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Canada countdown: federal skilled worker class.

The following is an excerpt from Canada Countdown, How to Immigrate to Canada--A Guide Book.

Coming to Canada as a federal skilled worker has traditionally been the most popular route of entry to the country.

What most applicants don't realize, however, is that the application process is increasingly restrictive. Someone who was eligible 10 years ago may not make the cut today. That's because too many of the skilled workers who came here for better lives were sorely disappointed.

They did not find the opportunities and success they had anticipated in their field of expertise....

In recent years, Citizenship and Immigration Canada (CIC) has modified and will continue to modify the requirements of the Federal Skilled Worker Class of immigration to improve immigrants' chances for success in Canada. The most recent changes to Canada's Skilled Worker Program were introduced on December 19, 2012, and are to be in effect as of May 4, 2013.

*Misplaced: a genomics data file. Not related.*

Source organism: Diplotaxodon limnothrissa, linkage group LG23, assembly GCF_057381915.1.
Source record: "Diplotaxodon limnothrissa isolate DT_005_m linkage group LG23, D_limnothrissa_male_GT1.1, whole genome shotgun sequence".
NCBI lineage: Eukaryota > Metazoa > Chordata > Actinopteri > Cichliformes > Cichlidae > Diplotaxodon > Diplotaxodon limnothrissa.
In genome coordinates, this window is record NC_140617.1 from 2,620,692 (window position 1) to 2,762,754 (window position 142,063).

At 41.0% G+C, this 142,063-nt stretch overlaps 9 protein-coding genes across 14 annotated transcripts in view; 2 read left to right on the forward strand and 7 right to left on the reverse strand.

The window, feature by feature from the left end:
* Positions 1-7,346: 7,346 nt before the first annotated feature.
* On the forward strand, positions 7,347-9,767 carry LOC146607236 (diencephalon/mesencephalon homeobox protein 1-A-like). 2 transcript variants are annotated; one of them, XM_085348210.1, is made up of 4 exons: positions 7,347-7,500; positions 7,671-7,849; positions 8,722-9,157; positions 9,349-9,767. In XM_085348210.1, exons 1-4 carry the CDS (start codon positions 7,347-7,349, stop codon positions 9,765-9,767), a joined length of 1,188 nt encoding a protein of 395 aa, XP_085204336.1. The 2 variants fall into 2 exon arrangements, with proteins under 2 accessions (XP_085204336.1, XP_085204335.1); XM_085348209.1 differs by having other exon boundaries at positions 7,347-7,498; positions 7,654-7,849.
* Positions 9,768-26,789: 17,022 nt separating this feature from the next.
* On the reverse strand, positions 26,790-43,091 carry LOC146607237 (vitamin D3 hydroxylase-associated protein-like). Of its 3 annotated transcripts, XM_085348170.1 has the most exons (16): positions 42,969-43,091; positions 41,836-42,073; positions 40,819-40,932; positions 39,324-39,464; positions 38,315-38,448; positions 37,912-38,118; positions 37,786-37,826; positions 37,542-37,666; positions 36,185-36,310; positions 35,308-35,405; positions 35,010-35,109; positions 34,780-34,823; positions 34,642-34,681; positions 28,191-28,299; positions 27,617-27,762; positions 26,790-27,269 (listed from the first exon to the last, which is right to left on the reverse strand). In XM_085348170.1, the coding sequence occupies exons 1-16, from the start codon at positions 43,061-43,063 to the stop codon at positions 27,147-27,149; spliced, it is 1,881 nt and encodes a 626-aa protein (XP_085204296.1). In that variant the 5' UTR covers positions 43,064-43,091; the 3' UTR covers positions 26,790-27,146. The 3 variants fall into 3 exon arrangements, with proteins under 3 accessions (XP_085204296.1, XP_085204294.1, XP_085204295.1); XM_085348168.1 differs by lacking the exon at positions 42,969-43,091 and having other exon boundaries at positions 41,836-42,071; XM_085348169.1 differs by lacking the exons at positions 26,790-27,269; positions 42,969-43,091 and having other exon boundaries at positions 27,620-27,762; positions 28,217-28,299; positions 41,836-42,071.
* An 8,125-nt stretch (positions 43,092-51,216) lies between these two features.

These changes are designed to enhance a new immigrant's chances of integrating into the Canadian workplace as quickly as possible by placing greater emphasis on age and language ability of both the principal applicant and their spouse.

In order to be eligible to apply as a skilled worker, you must:

* Have adequate work experience in one of the listed eligible occupations

* Meet a points score of 67/100

* Provide the results of an official language proficiency test as well as provide an evaluation of your educational certificates.

As mentioned, applicants for the Federal Skilled Worker Class are selected based on six criteria: language abilities, age, education, work experience, adaptability and whether or not they have arranged employment in Canada. There is a point system for this category, and the pass mark is 67.

Language is now the single most important factor under the new Skilled Worker criteria. Language proficiency is crucial, because it can bring you a maximum of 28 points. Unlike the other selection factors, this is one that you can improve in a relatively short time, in order to increase your score. If you speak both English and French, you must choose one as your first official language, preferably the one you know best. Your proficiency will be assessed based on your ability to speak, read, write and listen.

Canada Countdown is written by Nick Noorani and Catherine Sas QC. It is available for download online from www.


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Title Annotation:Health
Publication:Asian Pacific Post
Article Type:Excerpt
Geographic Code:1CANA
Date:May 2, 2013
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